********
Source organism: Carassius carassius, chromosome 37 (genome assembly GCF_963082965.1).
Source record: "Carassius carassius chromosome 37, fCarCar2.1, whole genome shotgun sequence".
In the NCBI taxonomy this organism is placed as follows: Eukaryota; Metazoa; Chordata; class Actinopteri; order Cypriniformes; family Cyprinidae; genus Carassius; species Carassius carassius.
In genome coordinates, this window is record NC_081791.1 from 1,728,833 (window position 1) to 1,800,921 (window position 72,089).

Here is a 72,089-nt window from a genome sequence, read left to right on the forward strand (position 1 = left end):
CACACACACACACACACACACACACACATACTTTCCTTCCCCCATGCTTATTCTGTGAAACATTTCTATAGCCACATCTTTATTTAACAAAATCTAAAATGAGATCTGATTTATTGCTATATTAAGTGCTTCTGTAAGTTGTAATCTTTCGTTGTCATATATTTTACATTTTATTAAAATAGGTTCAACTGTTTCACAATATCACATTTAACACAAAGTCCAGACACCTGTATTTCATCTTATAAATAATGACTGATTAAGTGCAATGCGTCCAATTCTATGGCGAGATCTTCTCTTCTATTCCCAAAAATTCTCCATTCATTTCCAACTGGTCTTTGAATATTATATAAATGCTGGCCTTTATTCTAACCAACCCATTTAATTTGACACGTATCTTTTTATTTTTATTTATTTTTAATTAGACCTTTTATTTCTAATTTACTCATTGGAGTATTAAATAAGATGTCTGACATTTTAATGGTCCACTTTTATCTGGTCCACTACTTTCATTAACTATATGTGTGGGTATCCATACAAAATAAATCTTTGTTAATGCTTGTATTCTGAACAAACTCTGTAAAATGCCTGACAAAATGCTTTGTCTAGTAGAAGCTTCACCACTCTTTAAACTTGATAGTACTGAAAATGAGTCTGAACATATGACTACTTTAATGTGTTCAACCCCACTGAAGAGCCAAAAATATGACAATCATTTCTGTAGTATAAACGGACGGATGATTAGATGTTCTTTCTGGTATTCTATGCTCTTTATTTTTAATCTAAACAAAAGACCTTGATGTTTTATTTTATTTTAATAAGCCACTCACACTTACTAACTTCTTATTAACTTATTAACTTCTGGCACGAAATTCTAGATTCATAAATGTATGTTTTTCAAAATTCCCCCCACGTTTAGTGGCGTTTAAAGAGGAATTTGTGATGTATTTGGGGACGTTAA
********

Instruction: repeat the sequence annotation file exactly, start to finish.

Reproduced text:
Source organism: Carassius carassius, chromosome 37 (genome assembly GCF_963082965.1).
Source record: "Carassius carassius chromosome 37, fCarCar2.1, whole genome shotgun sequence".
In the NCBI taxonomy this organism is placed as follows: Eukaryota; Metazoa; Chordata; class Actinopteri; order Cypriniformes; family Cyprinidae; genus Carassius; species Carassius carassius.
In genome coordinates, this window is record NC_081791.1 from 1,728,833 (window position 1) to 1,800,921 (window position 72,089).

Here is a 72,089-nt window from a genome sequence, read left to right on the forward strand (position 1 = left end):
CACACACACACACACACACACACACACATACTTTCCTTCCCCCATGCTTATTCTGTGAAACATTTCTATAGCCACATCTTTATTTAACAAAATCTAAAATGAGATCTGATTTATTGCTATATTAAGTGCTTCTGTAAGTTGTAATCTTTCGTTGTCATATATTTTACATTTTATTAAAATAGGTTCAACTGTTTCACAATATCACATTTAACACAAAGTCCAGACACCTGTATTTCATCTTATAAATAATGACTGATTAAGTGCAATGCGTCCAATTCTATGGCGAGATCTTCTCTTCTATTCCCAAAAATTCTCCATTCATTTCCAACTGGTCTTTGAATATTATATAAATGCTGGCCTTTATTCTAACCAACCCATTTAATTTGACACGTATCTTTTTATTTTTATTTATTTTTAATTAGACCTTTTATTTCTAATTTACTCATTGGAGTATTAAATAAGATGTCTGACATTTTAATGGTCCACTTTTATCTGGTCCACTACTTTCATTAACTATATGTGTGGGTATCCATACAAAATAAATCTTTGTTAATGCTTGTATTCTGAACAAACTCTGTAAAATGCCTGACAAAATGCTTTGTCTAGTAGAAGCTTCACCACTCTTTAAACTTGATAGTACTGAAAATGAGTCTGAACATATGACTACTTTAATGTGTTCAACCCCACTGAAGAGCCAAAAATATGACAATCATTTCTGTAGTATAAACGGACGGATGATTAGATGTTCTTTCTGGTATTCTATGCTCTTTATTTTTAATCTAAACAAAAGACCTTGATGTTTTATTTTATTTTAATAAGCCACTCACACTTACTAACTTCTTATTAACTTATTAACTTCTGGCACGAAATTCTAGATTCATAAATGTATGTTTTTCAAAATTCCCCCCACGTTTAGTGGCGTTTAAAGAGGAATTTGTGATGTATTTGGGGACGTTAA